The theme of balance mostly comes out in the ending, although it's also prevalent in the quests of each of the characters.  They're generally going to right something that was wrong, to restore balance.  I don't want to give too much away about the ending, but Rin's ultimate mission is one of balance as well.  By collecting the five magatamas and bringing them to the central mountain, you're not only restoring balance to Rin's soul, you're restoring balance to Tong Nou itself.

I'm not going to talk that much about the graphics, since you can see them from the pictures.  The music you can't hear from the pictures, sadly, but it's very good.  Sato's a musician, so he composed all the music himself.  It's sufficiently wacky, mostly electronic stuff with all kinds of weird things going on moment to moment.

So, I guess that's it.  I hope I've given you an idea of how weird this game is and, more importantly, that it's actually a good game worth more than just something to hold up and go "Japanese people are weeeeeiiiirrrrd".  It's a good game, for a very specific type of person.  You have to like adventure games.  You have to like weirdness.  You have to like Eastern philosophy.  It's certainly a very specific audience, but that's far from a bad thing.  Eastern Mind is very much a personal game for Sato, and it'll only appeal to those who align with his weird tastes.  But those who do like that sort of thing will probably enjoy it, and at least everyone else can be amused by the wackiness.  In short, Eastern Mind is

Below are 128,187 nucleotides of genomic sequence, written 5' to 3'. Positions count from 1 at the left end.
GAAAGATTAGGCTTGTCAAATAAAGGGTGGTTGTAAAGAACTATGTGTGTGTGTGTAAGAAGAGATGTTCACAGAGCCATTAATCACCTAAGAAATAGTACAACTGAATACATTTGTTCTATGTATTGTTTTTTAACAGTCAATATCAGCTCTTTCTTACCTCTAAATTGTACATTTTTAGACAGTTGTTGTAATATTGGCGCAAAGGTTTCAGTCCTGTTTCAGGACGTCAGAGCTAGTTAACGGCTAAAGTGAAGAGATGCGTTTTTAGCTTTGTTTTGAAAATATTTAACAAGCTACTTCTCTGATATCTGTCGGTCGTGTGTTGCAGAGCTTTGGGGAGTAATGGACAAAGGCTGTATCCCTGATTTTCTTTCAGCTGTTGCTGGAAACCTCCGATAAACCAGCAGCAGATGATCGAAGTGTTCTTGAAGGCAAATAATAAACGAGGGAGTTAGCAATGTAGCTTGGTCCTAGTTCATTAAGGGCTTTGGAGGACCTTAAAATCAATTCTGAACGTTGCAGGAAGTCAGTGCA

Well said, my crabby friend.


Coda:  Eastern Mind had a sequel made called Chuuten (also written as Chu Teng or Chu-Ten), and it's one of the most obscure games I've ever heard of.  It's Japanese only, of course (I'm amazed Eastern Mind was translated, to be honest), and only available on Mac.  There appear to have only been a small amount of copies made, and it has almost no internet presence.  The only actual proof of its existence are some pictures of the box, a 20 second video, and a few rare closed Japanese auctions.  If anyone has anymore info I'd love to hear it.

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Avery Campbell